"We want to have the best tablet at any price," said Bezos at Amazon's September 6 press conference in Santa Monica, Calif. "Invention doesn't stop with the hardware.... We want to make money when people use our devices, not when they buy our devices. If someone buys our devices and puts them in the drawer and never uses them, we don't deserve to make money."
Bezos called for the end of the gadget ethos, which revolves around hardware as the driving force for a consumer purchase. He added that consumers should get off the hardware upgrade treadmill that much of the technology industry relies on. Amazon's approach is to break even, or take a slight loss, on its hardware, be choosy with device features to keep costs low and make money on usage. Hardware is important because it has to be competitive, Bezos noted, but specifications should not be the reason people buy a device.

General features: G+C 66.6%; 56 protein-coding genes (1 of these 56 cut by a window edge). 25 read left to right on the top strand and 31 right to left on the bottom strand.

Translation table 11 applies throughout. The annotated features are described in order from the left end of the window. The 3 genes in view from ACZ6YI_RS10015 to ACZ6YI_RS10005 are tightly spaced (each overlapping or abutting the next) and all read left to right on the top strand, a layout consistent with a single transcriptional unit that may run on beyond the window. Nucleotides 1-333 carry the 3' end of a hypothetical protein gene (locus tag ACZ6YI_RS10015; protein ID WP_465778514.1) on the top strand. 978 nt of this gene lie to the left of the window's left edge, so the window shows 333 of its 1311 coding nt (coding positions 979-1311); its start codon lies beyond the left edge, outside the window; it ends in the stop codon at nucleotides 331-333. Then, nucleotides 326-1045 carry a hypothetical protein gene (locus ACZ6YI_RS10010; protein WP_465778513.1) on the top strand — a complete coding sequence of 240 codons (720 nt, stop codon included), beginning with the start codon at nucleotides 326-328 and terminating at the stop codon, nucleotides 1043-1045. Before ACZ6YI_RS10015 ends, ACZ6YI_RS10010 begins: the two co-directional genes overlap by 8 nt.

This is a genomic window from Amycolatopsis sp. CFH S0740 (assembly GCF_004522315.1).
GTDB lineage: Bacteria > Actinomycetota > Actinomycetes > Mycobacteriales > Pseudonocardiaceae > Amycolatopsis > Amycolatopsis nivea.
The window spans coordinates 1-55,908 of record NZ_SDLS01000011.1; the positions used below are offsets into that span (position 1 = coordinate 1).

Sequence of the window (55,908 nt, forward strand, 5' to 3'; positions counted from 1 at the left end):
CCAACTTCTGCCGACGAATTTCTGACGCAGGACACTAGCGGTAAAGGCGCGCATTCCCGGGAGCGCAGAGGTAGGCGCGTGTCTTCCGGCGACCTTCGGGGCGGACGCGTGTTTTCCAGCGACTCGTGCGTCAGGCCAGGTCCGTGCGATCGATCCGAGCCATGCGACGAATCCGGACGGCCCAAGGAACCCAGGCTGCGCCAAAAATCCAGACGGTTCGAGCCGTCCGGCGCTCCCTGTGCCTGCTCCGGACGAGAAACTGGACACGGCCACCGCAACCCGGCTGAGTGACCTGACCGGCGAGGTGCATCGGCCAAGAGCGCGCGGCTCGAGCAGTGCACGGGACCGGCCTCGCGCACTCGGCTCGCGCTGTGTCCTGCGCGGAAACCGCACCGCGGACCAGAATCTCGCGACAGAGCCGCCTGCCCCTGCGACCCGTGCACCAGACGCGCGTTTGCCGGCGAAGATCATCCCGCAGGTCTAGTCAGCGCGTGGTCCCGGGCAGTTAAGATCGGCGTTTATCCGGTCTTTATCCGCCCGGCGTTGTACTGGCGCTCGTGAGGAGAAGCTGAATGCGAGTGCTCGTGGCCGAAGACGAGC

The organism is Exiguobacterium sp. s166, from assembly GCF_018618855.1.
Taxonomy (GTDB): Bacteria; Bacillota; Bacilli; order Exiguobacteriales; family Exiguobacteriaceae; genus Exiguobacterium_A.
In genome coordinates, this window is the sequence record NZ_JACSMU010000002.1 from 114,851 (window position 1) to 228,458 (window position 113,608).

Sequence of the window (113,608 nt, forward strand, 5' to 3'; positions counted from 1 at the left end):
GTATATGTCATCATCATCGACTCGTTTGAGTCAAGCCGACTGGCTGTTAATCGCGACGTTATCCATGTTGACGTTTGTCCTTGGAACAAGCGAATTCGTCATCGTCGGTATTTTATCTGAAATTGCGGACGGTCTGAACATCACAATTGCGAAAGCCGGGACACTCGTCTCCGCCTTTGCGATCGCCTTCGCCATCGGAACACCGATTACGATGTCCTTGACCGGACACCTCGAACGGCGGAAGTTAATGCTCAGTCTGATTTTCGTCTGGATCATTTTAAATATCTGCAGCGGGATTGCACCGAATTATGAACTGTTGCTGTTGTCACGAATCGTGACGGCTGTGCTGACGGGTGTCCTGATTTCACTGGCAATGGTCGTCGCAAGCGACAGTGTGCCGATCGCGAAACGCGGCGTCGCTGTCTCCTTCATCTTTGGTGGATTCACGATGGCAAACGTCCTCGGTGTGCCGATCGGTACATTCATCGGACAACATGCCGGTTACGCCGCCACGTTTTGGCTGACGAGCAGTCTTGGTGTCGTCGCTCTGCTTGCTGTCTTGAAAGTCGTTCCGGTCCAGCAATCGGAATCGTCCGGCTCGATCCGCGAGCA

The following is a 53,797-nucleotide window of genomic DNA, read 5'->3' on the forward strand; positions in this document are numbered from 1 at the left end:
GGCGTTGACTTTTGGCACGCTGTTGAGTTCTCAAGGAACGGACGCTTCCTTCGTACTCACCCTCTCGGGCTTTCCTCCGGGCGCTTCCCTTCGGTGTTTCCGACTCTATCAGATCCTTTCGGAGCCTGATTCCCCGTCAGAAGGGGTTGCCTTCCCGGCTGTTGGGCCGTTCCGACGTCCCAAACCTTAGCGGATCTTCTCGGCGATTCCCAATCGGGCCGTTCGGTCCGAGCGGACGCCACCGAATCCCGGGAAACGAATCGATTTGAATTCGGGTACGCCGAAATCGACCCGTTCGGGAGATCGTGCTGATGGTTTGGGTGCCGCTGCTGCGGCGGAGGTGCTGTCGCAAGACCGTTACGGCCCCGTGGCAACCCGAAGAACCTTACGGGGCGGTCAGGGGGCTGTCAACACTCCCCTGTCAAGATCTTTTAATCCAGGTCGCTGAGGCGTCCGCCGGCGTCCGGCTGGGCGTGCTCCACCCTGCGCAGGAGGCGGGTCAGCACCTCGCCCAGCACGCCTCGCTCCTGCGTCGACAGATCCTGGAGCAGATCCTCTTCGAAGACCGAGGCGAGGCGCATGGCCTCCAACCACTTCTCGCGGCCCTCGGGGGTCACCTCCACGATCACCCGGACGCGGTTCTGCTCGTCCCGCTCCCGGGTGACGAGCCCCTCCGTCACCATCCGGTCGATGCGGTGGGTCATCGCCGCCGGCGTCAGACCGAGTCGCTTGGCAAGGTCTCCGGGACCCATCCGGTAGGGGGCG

Kindle customers are invited to subscribe to Amazon's Prime shipping service for $79.99 a year, giving them free access to a large online video streaming library and to complementary two-day shipping for physical goods purchased on the site. Essentially, Amazon has turned the Kindle into a kiosk for its larger e-commerce business. According to research firm UBM Techinsights, Amazon's cost for materials at best equals the price of its tablet, creating a nonexistent-to-negative profit margin for the Kindle itself.
Wharton marketing professor Eric Bradlow is the co-author of a case study examining Amazon's Kindle Fire model. "One reason for Amazon [selling its own devices] is that if some other manufacturer controls the device, then it can conceptually control access," Bradlow says. "By having an Amazon device in people's hands, you are the first point of contact. The relationship starts with Amazon." Other firms, including Microsoft and Google, are exploring their own strategies for how to monetize device use beyond the initial purchase.